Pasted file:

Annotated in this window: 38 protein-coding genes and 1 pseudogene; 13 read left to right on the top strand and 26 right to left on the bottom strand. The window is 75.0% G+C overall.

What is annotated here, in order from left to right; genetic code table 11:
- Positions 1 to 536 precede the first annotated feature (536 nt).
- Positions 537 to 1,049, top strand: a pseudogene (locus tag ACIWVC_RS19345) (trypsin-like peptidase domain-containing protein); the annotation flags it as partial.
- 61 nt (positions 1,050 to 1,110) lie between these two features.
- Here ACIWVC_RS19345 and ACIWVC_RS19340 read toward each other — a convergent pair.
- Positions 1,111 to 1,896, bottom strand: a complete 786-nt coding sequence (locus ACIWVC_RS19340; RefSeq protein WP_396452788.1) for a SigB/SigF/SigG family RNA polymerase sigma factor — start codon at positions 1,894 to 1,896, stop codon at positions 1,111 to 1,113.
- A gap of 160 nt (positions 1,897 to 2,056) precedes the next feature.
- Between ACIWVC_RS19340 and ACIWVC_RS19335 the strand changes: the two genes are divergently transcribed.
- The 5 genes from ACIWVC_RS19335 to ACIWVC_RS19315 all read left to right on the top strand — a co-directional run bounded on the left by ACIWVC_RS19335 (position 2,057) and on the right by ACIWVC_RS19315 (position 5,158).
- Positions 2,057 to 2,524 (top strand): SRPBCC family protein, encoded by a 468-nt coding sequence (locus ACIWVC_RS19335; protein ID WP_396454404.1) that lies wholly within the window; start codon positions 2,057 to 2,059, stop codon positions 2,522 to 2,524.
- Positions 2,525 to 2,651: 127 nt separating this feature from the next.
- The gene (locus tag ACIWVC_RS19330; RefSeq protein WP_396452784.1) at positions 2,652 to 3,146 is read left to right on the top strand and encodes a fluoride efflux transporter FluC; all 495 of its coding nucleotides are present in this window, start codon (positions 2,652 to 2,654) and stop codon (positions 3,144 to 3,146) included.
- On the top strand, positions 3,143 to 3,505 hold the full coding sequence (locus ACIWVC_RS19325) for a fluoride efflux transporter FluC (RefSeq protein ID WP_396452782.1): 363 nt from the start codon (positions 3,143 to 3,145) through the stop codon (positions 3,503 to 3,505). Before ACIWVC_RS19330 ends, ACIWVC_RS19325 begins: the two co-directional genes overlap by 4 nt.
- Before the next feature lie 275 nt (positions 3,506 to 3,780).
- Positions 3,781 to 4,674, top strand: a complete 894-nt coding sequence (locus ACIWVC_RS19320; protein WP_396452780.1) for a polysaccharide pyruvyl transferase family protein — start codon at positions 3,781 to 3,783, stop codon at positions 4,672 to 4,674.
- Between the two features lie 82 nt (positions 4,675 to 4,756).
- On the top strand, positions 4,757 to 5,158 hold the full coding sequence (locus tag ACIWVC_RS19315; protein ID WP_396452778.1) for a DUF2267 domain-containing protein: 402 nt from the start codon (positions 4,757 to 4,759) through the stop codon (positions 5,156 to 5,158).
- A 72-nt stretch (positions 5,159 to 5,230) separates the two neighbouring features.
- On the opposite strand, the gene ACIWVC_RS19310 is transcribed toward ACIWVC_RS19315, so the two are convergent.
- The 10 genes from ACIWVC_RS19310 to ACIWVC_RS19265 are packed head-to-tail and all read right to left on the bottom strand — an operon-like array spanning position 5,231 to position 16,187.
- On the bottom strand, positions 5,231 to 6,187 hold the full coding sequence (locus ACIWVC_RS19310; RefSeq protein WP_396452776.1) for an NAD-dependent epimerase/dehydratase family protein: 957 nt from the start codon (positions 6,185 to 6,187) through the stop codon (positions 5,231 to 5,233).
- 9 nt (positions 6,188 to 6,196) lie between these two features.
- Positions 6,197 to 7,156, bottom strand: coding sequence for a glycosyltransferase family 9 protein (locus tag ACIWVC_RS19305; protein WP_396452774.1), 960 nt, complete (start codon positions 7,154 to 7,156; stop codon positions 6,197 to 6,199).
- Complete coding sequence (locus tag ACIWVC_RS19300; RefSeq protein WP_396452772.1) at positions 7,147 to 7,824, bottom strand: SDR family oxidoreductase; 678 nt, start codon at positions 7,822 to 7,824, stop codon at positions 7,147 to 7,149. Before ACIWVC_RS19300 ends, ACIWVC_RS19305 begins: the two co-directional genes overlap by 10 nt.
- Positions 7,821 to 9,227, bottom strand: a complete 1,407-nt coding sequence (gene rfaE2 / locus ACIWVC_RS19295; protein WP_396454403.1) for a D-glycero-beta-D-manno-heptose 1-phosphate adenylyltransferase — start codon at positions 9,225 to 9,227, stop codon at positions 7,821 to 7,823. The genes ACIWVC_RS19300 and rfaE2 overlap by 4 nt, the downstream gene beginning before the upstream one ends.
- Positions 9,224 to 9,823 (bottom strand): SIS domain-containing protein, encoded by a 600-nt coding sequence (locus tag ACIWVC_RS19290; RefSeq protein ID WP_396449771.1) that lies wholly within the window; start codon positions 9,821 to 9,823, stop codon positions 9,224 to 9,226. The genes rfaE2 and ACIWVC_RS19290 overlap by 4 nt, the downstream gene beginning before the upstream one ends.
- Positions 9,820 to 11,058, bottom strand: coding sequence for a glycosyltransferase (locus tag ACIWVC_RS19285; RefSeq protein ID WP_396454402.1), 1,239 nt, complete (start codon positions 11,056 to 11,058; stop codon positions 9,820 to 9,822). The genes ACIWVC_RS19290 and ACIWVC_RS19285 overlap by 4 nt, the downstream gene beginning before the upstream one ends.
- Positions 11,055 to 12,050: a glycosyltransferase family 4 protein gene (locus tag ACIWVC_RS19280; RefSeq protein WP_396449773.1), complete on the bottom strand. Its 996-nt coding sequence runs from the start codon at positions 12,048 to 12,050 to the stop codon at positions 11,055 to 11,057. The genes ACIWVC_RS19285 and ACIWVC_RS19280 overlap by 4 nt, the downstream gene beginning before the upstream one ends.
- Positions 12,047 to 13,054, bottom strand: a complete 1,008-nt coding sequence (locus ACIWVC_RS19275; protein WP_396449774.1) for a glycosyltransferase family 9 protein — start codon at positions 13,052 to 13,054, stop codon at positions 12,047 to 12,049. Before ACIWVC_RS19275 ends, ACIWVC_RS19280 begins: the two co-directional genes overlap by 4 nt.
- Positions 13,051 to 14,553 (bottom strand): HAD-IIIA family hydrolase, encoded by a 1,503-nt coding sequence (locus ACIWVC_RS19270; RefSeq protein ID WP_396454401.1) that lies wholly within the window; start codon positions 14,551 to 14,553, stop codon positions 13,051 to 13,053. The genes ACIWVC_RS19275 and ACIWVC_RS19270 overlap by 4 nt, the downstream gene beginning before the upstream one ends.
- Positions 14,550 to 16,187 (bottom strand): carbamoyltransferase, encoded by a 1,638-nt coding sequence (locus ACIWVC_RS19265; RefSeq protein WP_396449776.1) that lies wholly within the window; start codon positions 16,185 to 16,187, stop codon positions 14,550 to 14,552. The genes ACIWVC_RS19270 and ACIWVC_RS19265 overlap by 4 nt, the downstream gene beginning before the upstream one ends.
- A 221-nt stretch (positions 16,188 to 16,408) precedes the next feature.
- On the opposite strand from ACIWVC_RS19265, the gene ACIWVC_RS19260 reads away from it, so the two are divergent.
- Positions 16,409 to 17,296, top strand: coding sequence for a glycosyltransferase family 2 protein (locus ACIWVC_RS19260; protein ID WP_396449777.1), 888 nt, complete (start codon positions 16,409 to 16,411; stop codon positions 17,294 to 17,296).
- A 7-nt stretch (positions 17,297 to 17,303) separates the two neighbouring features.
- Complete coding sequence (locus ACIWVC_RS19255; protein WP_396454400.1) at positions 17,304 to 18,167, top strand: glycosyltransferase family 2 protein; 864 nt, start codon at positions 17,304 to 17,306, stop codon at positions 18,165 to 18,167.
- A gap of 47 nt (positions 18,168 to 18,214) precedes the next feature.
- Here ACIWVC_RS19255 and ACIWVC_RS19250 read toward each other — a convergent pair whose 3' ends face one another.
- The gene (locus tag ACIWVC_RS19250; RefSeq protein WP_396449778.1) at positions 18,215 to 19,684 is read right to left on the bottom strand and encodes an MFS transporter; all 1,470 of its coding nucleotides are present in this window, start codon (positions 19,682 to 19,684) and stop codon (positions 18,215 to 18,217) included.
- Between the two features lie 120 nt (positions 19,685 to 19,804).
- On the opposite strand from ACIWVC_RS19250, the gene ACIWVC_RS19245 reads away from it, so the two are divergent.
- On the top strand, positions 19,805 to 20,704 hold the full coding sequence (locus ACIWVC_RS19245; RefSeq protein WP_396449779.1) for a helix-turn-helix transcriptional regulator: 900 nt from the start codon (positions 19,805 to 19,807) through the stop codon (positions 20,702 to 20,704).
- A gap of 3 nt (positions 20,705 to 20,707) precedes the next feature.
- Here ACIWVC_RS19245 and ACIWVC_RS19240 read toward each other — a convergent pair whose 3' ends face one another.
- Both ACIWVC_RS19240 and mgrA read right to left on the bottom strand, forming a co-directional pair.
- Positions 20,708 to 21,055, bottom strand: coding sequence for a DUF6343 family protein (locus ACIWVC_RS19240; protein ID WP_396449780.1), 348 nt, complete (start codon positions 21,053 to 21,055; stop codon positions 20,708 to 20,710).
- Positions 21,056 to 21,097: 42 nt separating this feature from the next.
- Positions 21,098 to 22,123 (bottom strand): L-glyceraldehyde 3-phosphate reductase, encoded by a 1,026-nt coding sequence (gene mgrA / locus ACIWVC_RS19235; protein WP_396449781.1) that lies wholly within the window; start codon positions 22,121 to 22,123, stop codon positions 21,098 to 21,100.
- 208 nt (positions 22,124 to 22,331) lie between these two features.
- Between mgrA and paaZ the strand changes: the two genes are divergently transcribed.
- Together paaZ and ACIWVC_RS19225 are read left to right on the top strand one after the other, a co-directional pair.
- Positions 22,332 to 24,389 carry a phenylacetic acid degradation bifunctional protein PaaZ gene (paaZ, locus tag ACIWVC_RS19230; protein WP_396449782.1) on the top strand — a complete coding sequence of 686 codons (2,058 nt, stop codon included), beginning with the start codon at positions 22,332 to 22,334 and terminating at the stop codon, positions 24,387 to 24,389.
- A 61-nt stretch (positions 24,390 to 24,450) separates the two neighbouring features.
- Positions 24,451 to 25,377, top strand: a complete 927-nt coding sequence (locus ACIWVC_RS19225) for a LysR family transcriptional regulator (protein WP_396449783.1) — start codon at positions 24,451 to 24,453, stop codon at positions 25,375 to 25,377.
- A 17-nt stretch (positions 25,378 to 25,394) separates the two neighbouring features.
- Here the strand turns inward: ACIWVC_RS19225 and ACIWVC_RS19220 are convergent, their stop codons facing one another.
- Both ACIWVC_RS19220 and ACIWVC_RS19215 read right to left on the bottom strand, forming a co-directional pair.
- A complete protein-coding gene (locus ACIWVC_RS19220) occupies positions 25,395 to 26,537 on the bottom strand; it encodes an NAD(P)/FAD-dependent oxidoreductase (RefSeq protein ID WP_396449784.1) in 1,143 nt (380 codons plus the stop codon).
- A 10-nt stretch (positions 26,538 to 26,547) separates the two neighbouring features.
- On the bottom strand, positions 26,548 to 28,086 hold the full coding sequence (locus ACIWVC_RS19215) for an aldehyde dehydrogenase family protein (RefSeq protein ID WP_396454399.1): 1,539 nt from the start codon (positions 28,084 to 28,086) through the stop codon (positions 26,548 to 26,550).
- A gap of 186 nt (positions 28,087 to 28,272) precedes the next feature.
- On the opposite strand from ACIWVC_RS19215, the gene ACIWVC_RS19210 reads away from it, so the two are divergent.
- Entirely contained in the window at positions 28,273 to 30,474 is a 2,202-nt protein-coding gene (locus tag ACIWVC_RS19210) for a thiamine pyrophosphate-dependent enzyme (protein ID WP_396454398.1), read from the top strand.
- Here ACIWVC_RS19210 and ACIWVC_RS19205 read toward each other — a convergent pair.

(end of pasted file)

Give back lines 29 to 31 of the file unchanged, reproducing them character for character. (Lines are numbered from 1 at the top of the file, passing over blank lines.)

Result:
- Positions 11,055 to 12,050: a glycosyltransferase family 4 protein gene (locus tag ACIWVC_RS19280; RefSeq protein WP_396449773.1), complete on the bottom strand. Its 996-nt coding sequence runs from the start codon at positions 12,048 to 12,050 to the stop codon at positions 11,055 to 11,057. The genes ACIWVC_RS19285 and ACIWVC_RS19280 overlap by 4 nt, the downstream gene beginning before the upstream one ends.
- Positions 12,047 to 13,054, bottom strand: a complete 1,008-nt coding sequence (locus ACIWVC_RS19275; protein WP_396449774.1) for a glycosyltransferase family 9 protein — start codon at positions 13,052 to 13,054, stop codon at positions 12,047 to 12,049. Before ACIWVC_RS19275 ends, ACIWVC_RS19280 begins: the two co-directional genes overlap by 4 nt.
- Positions 13,051 to 14,553 (bottom strand): HAD-IIIA family hydrolase, encoded by a 1,503-nt coding sequence (locus ACIWVC_RS19270; RefSeq protein ID WP_396454401.1) that lies wholly within the window; start codon positions 14,551 to 14,553, stop codon positions 13,051 to 13,053. The genes ACIWVC_RS19275 and ACIWVC_RS19270 overlap by 4 nt, the downstream gene beginning before the upstream one ends.